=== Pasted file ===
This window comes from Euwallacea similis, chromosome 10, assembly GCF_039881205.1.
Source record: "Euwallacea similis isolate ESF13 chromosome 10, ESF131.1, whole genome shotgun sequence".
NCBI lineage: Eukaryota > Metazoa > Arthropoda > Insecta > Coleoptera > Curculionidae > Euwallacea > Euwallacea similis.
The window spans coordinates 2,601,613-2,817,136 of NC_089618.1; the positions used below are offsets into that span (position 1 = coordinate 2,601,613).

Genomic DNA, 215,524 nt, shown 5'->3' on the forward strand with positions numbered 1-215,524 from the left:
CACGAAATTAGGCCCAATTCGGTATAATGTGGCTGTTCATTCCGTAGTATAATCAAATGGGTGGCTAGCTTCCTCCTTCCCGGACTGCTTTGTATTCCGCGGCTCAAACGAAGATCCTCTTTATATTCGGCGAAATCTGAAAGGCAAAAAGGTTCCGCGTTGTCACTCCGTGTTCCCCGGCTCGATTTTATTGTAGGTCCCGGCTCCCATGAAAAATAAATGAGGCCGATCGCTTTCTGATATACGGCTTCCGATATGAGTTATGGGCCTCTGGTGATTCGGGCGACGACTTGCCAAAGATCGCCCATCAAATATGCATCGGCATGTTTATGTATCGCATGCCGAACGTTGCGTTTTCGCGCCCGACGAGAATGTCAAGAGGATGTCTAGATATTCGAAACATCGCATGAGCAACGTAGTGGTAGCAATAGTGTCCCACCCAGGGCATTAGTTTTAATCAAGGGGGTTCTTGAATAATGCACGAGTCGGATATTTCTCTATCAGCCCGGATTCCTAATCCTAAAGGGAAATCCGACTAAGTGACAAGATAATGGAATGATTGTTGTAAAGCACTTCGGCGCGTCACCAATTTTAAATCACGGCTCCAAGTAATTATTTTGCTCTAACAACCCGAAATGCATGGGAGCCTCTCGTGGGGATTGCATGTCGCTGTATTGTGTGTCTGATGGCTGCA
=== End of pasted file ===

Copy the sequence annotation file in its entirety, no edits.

This window comes from Euwallacea similis, chromosome 10, assembly GCF_039881205.1.
Source record: "Euwallacea similis isolate ESF13 chromosome 10, ESF131.1, whole genome shotgun sequence".
NCBI lineage: Eukaryota > Metazoa > Arthropoda > Insecta > Coleoptera > Curculionidae > Euwallacea > Euwallacea similis.
The window spans coordinates 2,601,613-2,817,136 of NC_089618.1; the positions used below are offsets into that span (position 1 = coordinate 2,601,613).

Genomic DNA, 215,524 nt, shown 5'->3' on the forward strand with positions numbered 1-215,524 from the left:
CACGAAATTAGGCCCAATTCGGTATAATGTGGCTGTTCATTCCGTAGTATAATCAAATGGGTGGCTAGCTTCCTCCTTCCCGGACTGCTTTGTATTCCGCGGCTCAAACGAAGATCCTCTTTATATTCGGCGAAATCTGAAAGGCAAAAAGGTTCCGCGTTGTCACTCCGTGTTCCCCGGCTCGATTTTATTGTAGGTCCCGGCTCCCATGAAAAATAAATGAGGCCGATCGCTTTCTGATATACGGCTTCCGATATGAGTTATGGGCCTCTGGTGATTCGGGCGACGACTTGCCAAAGATCGCCCATCAAATATGCATCGGCATGTTTATGTATCGCATGCCGAACGTTGCGTTTTCGCGCCCGACGAGAATGTCAAGAGGATGTCTAGATATTCGAAACATCGCATGAGCAACGTAGTGGTAGCAATAGTGTCCCACCCAGGGCATTAGTTTTAATCAAGGGGGTTCTTGAATAATGCACGAGTCGGATATTTCTCTATCAGCCCGGATTCCTAATCCTAAAGGGAAATCCGACTAAGTGACAAGATAATGGAATGATTGTTGTAAAGCACTTCGGCGCGTCACCAATTTTAAATCACGGCTCCAAGTAATTATTTTGCTCTAACAACCCGAAATGCATGGGAGCCTCTCGTGGGGATTGCATGTCGCTGTATTGTGTGTCTGATGGCTGCA